California’s Port Dominance Is Slipping as Cargo Shifts East
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California has suffered a series of economic blows this year, from torrential rains that inundated farmland to the failure of three regional banks. Now the state’s $2.8 trillion freight industry is under threat.
Southern California’s ports have grown up alongside China’s rise as a global trading power, moving almost 40% of containerized imports into the U.S. from Asia for the past two decades. But the pendulum is swinging east as the pandemic’s cargo crush pushed the Los Angeles and Long Beach complex close to the breaking point, allowing ports from New York-New Jersey to Houston to grow their market share.
A gradual shift was already underway. But it’s getting supercharged by simmering West Coast port labor talks, the near-shoring of factory production amid rising tensions with China, and U.S. population growth shifting to the Sunbelt states.
Some observers worry that the L.A.-Long Beach docks will struggle to stay the No. 1 U.S. ocean gateway over the long run.
“Now that pandemic cargo volumes have leveled off, the decline in market share has accelerated,” said Pacific Merchant Shipping Association President John McLaurin in his April trade report.
With negotiations between nearly 22,000 West Coast dockworkers and employers approaching the one-year mark this week, skittish logistics managers are taking action to avoid potential strikes and lockouts by realigning supply routes away from L.A.’s San Pedro Bay. Burned by pandemic-era bottlenecks, businesses are placing more of a premium on reliability.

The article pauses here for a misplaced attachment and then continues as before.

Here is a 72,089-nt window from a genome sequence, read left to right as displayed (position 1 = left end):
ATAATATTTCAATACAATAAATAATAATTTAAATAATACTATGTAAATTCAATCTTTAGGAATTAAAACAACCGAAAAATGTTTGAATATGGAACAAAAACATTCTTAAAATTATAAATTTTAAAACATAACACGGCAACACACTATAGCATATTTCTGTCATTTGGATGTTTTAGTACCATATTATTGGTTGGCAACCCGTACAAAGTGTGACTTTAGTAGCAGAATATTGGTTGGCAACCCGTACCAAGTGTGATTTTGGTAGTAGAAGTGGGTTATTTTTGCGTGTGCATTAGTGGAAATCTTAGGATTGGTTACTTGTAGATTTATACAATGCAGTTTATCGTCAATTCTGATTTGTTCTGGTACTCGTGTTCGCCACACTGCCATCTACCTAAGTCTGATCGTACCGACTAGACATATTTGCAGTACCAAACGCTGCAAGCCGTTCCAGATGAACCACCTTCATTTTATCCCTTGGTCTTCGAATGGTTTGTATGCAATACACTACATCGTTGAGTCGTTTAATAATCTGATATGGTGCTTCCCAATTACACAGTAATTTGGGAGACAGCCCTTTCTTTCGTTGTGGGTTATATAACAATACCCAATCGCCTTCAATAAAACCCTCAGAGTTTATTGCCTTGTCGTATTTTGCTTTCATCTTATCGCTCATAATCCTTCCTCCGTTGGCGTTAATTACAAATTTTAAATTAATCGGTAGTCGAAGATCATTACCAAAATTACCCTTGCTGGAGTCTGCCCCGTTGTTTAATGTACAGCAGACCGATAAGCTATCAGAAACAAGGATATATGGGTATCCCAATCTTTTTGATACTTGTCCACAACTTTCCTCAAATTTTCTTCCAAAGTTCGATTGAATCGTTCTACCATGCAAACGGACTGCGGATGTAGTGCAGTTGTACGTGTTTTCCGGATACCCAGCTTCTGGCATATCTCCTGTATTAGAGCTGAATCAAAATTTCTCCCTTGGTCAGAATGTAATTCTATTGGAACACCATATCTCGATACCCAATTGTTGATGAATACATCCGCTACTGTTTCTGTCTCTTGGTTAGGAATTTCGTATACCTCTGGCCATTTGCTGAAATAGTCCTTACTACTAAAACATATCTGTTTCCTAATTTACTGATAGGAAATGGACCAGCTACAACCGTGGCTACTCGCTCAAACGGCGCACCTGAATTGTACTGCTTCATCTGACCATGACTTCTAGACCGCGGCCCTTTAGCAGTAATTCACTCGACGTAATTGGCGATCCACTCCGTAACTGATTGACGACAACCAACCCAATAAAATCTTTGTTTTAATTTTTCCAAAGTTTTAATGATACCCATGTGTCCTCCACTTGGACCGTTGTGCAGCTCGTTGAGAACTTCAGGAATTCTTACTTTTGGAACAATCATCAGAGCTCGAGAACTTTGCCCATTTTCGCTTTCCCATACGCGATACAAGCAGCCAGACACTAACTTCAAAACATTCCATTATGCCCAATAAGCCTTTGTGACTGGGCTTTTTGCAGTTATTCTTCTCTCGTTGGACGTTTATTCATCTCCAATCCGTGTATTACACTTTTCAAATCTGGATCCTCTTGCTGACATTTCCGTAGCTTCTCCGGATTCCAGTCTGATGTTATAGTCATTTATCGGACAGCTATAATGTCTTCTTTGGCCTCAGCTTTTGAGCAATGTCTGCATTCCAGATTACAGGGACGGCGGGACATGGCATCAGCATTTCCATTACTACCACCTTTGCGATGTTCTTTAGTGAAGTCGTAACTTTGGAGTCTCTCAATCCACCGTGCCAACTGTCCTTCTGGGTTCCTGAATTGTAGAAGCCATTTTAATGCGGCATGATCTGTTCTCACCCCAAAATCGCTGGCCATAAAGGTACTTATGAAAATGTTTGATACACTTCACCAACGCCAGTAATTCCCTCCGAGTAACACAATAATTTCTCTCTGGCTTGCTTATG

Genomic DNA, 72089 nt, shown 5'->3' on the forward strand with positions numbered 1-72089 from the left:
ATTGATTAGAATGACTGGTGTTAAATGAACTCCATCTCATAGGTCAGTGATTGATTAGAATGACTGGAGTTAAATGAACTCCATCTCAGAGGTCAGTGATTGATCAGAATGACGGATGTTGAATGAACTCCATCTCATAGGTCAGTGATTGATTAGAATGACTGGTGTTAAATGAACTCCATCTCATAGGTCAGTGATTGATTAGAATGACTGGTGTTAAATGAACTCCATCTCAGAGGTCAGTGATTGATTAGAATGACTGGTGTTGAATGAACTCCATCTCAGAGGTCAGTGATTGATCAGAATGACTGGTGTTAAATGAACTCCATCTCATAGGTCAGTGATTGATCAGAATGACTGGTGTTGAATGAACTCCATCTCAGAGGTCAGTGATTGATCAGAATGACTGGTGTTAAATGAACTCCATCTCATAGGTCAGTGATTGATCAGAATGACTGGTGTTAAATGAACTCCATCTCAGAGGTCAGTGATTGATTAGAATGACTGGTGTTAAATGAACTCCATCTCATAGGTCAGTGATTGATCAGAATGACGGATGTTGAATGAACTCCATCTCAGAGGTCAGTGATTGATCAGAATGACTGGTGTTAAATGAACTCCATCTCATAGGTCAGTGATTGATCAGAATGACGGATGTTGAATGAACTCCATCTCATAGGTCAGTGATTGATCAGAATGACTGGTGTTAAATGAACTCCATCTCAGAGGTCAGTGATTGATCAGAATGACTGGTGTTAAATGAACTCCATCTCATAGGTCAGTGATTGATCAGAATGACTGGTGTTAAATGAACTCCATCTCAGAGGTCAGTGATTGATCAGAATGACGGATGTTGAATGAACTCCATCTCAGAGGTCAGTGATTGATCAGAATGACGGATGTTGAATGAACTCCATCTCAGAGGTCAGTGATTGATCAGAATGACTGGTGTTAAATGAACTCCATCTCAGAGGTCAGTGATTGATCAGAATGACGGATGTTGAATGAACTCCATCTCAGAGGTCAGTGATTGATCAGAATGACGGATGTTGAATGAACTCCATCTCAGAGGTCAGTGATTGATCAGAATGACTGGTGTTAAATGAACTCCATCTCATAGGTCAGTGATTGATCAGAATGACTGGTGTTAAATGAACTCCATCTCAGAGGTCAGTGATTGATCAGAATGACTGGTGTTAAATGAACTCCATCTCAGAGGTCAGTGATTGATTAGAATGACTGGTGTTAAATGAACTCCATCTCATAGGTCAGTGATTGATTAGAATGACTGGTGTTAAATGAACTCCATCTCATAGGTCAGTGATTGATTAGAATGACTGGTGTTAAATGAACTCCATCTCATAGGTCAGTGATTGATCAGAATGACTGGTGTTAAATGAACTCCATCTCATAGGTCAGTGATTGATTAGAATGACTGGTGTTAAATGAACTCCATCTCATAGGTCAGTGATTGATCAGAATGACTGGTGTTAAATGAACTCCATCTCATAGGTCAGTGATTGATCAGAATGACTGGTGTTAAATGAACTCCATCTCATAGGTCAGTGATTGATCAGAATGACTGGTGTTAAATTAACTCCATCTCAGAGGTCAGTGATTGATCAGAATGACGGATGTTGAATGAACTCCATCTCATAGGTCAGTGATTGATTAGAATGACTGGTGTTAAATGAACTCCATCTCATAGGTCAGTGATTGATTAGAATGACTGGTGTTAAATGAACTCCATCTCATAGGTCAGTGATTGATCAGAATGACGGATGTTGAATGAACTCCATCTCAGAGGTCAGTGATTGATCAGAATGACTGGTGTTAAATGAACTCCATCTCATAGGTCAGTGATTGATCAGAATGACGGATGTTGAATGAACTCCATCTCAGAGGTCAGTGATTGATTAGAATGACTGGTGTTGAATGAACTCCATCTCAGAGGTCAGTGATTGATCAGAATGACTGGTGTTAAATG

Many recall contract talks in 2014 that dragged on for nine months and caused vessel backups and shortages for some consumer goods. Those talks finally ended when the U.S. government intervened, but it took most of 2015 for the shipping industry to return to normal.
This time around, operations at the 29 West Coast ports have been largely smooth since the International Longshore and Warehouse Union and Pacific Maritime Association’s contract expired on July 1, though recent disruptions at L.A.-Long Beach have renewed calls for the White House to get involved.
The standoff “could amount to an entirely avoidable, self-inflicted obstacle to the U.S. economy,” said Jessica Dankert, vice president of supply chain at the Retail Industry Leaders Association. “Retailers will continue working to insulate consumers from the impact.”
Several importers have made the costlier move to divert some, or all, of their cargo away from the West Coast and will stay away until an agreement is ratified, according to RILA, whose members include Home Depot Inc., Target Corp. and Best Buy Co.
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The U.S.’s shifting demographics are also a factor — California’s population has shrunk by about 500,000 since 2020, while places like Texas and Florida are growing faster than ever.
The big winner? Gulf Coast ports. An April Descartes report showed West Coast container volumes were down 10% in the first quarter of 2023 compared with the same period in 2019. But Gulf ports saw a 43% increase in goods over the same period, and much of the cargo arriving includes electronics, furniture and machinery — products usually imported from Asia.